bulk-gaining industry

Answer:

An industry in which the final product weighs more or comprises a greater volume than the inputs.

bulk-reducing industry

Answer:

An industry in which the final product weighs less or comprises a lower volume than the inputs.

cottage industry

Answer:

Manufacturing based in homes rather than in a factory, commonly found before the Industrial Revolution.

Fordist production

Answer:

Form of mass production in which each worker is assigned one specific task to perform repeatedly.

labor-intensive industry

Answer:

An industry for which labor costs comprise a high percentage of total expenses.

maquiladora

Answer:

Factories built by US companies in Mexico near the US border, to take advantage of much lower labor costs in Mexico.

new international division of labor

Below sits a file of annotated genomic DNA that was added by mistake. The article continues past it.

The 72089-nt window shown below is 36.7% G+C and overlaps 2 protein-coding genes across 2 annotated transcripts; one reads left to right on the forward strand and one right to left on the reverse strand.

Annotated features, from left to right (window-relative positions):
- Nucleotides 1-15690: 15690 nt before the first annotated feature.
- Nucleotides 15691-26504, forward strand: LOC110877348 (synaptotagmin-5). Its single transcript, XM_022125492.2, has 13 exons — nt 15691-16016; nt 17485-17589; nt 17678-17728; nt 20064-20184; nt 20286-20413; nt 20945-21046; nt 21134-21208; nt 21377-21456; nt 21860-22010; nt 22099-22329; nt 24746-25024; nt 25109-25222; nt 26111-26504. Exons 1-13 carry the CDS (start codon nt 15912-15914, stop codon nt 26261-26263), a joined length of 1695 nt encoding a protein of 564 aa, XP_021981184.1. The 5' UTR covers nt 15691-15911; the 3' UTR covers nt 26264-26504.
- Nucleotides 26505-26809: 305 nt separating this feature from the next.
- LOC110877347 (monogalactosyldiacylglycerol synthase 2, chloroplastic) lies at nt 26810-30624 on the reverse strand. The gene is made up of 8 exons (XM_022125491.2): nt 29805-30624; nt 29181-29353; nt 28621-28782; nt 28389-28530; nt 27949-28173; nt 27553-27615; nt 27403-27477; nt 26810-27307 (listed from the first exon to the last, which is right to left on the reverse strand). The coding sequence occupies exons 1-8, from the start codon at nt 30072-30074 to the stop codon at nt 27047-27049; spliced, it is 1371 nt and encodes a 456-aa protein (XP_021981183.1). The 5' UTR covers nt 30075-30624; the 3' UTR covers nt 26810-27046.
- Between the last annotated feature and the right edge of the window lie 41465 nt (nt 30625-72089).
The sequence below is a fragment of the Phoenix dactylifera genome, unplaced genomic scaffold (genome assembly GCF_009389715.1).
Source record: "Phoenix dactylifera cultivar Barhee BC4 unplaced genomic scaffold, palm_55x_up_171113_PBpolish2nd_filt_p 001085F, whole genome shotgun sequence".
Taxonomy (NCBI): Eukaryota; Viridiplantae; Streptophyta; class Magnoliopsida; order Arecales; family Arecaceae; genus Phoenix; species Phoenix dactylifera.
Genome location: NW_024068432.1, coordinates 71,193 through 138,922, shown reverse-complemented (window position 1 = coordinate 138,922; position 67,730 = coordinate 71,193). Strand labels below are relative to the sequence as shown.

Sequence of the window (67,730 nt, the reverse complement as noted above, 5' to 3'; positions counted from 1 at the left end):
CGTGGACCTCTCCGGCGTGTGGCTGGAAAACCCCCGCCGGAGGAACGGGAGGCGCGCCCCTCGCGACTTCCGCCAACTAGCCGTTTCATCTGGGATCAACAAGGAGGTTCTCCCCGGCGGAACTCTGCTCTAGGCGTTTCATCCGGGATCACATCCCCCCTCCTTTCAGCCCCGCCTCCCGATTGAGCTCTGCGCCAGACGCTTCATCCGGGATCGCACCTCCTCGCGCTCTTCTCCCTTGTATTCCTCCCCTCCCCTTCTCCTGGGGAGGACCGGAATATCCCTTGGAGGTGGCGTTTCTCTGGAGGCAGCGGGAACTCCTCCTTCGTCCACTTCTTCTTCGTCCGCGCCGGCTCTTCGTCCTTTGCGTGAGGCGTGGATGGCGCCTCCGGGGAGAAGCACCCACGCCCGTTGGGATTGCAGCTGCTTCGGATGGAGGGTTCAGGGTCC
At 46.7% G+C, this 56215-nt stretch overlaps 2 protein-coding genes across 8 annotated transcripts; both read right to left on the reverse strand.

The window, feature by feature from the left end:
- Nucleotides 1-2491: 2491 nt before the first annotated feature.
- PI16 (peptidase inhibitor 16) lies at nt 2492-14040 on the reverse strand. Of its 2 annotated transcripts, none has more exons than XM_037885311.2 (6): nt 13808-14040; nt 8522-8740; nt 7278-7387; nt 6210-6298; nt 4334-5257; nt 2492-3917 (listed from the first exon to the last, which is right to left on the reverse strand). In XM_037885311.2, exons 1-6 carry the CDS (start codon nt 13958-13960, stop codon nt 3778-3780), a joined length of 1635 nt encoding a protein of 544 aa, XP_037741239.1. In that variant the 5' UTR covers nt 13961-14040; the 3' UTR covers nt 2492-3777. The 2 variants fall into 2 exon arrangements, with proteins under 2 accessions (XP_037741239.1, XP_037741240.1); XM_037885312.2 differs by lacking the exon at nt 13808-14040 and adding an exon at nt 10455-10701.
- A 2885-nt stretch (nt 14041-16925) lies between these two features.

Answer:

Transfer of some types of jobs, those requiring less skilled workers, from more developed to less developed countries.

outsourcing

Answer:

A decision by a corporation to turn over much of the responsibility for production to independent suppliers.

Post-Fordist production

Answer:

Adoption by companies of flexible work rules, such as the allocation of workers to teams that perform a variety of tasks.

right-to-work state

Answer:

A US state that has passed a law preventing a union and company from negotiating a contract that requires workers to join a union as a condition of employment.